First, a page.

Get the exclusive (almost) Weekly Digest.

    Norms and Nobility: Charlotte Sightings

    July 2, 2010 by Brandy Vencel

    I am becoming more and more convinced that those of us who suspect that Charlotte perfected classical education in a Christian Victorian culture are…right. I think that those who would beg to differ probably assume that Dorothy Sayers summed up the entirety of classical education in her famous speech. I’ve learned a lot from that speech, and if I hadn’t kept reading, I would have thought that it said all there was to say about classical education.

    David Hicks, among others, informed me that there is a lot more to say about classicism, and he sometimes sounds a lot like Plato channeling Charlotte Mason…in Greek or something.

    Chapter Six of Norms and Nobility is On the Necessity of Dogma, and though the majority of the content was new to me, every once in a while I felt like I was having déjà vu.

    In his second paragraph, Hicks reminds us of the aim of a classical education:

    …the formation of a mature person who loves inquiry that reaches into earthly as well as transcendent realms of knowledge, who makes the connection between this knowledge and his responsiblity in the life of virtue, and who struggles against long odds to fulfill in himself the high exigencies of the Ideal Type.

    We cannot read Charlotte and think that she would disagree with this aim. Charlotte was offering a liberal education, true to the tradition of every classical educator before her. She was concerned with what the student would be–not his occupation, but in his soul–upon graduation. This is why she took such pains in Home Education to build habits, to grow character, to inform the conscience.

    Hicks surprised me by spending some time on the conscience as well:

    Classical education…cannot hope to achieve its lofty aims without laying great emphasis upon the development of conscience in the student.

    Do you remember that Charlotte said that children are not born with mature consciences, but only the potential of a good conscience? That consciences must be developed and informed? Hicks says something similar:

    [Conscience] is an aprioric human potential that either builds muscle or atrophies…

    Charlotte believed children should only be offered the best ideas. They should not be fed twaddlish books which insult their intelligence and appeal to their passions, nor should they be fed bad ideas, because every idea is a seed which grows up to bear fruit. Hicks mentions that this protection for children reaches back at least to Cicero and Isokrates:

    Whatever fails to evoke and develop a lively conscience in himself and in his students is, so far as he is concerned, banal, mediocre, devoid of style, and empty of meaning and value.

    I spent a bit of time pondering that quote. Do I as teacher protect my own conscience in this way? Do I, for instance, select movies in light of the fact that I myself have a soul? Sometimes we mothers forget ourselves in caring for our children, do we not?

    Charlotte also wanted the children to be excited about their learning, to take joy in their lessons. She believed in the fully involved learner, with attention completely engaged, and she knew that it was only in grappling with ideas that this was possible. Likewise, Hicks says:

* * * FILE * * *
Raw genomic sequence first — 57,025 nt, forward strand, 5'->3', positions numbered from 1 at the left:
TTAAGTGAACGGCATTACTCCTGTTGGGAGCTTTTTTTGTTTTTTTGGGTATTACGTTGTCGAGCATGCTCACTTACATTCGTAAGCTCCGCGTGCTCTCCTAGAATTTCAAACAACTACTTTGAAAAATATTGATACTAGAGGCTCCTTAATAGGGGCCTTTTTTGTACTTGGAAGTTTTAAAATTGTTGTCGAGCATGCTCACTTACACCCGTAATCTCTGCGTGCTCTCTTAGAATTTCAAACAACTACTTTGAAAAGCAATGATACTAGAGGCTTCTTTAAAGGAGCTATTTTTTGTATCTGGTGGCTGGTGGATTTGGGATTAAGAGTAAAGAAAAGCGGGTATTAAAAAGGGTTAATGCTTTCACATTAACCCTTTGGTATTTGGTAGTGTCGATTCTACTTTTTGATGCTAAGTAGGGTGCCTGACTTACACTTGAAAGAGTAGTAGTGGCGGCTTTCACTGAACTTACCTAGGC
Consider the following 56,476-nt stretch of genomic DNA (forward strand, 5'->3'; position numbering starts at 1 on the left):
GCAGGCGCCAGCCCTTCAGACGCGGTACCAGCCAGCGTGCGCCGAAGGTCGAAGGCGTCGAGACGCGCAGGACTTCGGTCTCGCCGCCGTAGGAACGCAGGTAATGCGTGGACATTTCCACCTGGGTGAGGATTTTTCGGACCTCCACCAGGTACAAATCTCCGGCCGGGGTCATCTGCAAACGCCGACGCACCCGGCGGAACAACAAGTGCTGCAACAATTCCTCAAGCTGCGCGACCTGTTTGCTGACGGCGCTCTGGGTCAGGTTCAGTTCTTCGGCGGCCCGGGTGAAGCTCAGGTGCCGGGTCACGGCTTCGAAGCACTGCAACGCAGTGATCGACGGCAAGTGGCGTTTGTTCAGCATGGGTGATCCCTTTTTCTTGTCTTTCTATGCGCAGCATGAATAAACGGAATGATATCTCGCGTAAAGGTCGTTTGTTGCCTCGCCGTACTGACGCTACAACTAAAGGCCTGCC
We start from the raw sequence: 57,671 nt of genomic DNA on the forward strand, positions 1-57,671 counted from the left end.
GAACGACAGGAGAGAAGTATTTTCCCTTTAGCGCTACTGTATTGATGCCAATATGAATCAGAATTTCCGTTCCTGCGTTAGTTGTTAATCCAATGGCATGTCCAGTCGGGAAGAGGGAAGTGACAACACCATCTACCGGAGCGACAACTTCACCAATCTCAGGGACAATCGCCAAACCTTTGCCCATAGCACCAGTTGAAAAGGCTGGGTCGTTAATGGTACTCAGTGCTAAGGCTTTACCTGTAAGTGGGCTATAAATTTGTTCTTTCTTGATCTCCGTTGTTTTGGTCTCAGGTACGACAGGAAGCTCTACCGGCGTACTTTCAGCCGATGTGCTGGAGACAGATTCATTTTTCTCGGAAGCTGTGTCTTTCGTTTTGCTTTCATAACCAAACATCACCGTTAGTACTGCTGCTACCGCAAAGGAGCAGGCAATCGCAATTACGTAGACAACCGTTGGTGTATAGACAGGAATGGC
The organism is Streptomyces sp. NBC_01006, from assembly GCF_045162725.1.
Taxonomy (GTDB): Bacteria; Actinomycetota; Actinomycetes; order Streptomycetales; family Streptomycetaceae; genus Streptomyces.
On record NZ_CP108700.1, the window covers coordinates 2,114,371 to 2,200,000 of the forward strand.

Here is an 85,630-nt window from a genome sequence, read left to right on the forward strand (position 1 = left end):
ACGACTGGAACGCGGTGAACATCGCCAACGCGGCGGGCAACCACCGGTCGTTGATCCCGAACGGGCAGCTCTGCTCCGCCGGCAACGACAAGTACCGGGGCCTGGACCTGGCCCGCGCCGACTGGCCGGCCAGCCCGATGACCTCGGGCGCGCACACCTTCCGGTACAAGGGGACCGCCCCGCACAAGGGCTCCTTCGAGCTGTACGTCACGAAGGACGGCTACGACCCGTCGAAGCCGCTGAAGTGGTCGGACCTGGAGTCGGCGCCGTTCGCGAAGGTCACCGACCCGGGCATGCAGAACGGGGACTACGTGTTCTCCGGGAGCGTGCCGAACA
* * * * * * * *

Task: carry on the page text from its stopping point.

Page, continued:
Man’s knowledge is without value to him unless he reaches it dialectically–unless it animates his body, indwells his mind, and possesses his soul.

    The connections between Hicks and Mason amazed me, even though I take it for granted that Charlotte was a classical educator.

    Granted, Hicks says a lot that Charlotte doesn’t say (or, at least, I think she doesn’t–I haven’t read School Education yet), it is apparent to me that Charlotte existed within a great tradition, and that the tradition, though battered by modernism and almost torn asunder by a tyrannizing science, is alive and well, and growing not just with the classical movement, but with the Charlotte Mason Education movement, too.

    Someday, I hope we realize that classicism and CM can inform each other, complement each other, strengthen each other,  and hold hands, rejoicing in the triumph of a truly glorious philosophy of education.

    Get the (almost) weekly digest!

    Weekly encouragement, direct to your inbox, (almost) every Saturday.

    Powered by ConvertKit


  • Reply Brandy Afterthoughts July 8, 2010 at 4:10 pm


    What good news! To be honest, even though I know we are supposed to map out a plan for the whole education, I haven’t actually done that, and so I’ve only glanced at the upper years of Ambleside a time or two. I am thrilled to hear that Hicks was an inspiration for it!

    I flipped through N&N and noticed that his suggested course of study was for the upper years. This makes me wonder what he expected for children under 11. Perhaps he was even more like Charlotte than I realized? Hmmm…

  • Reply Lynn B. July 5, 2010 at 6:27 am

    Yes, bravo, yes. Hicks and Mason are branches of the same vine.

    This is why we felt free to draw on Hicks’ wisdom when we designed the upper years of Ambleside Online (with his blessing). Stitching them together made a pretty smooth seam.

  • Leave a Reply